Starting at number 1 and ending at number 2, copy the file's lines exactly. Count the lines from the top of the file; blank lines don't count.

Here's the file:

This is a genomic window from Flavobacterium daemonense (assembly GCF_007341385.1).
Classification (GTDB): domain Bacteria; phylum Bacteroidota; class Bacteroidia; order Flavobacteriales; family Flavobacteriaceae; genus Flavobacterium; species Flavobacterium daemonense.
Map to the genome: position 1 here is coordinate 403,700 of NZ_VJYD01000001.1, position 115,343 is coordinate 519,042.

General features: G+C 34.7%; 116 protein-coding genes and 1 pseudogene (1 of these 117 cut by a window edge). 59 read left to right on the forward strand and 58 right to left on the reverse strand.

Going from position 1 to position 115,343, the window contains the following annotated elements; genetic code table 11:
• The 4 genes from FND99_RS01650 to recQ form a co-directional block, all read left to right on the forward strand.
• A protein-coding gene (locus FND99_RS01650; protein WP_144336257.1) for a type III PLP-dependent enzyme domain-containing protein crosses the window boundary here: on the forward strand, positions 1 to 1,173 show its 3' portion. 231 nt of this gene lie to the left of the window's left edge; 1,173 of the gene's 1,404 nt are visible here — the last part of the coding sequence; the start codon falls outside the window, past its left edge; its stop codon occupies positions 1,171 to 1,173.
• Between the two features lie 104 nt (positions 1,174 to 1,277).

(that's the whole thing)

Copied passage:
This is a genomic window from Flavobacterium daemonense (assembly GCF_007341385.1).
Classification (GTDB): domain Bacteria; phylum Bacteroidota; class Bacteroidia; order Flavobacteriales; family Flavobacteriaceae; genus Flavobacterium; species Flavobacterium daemonense.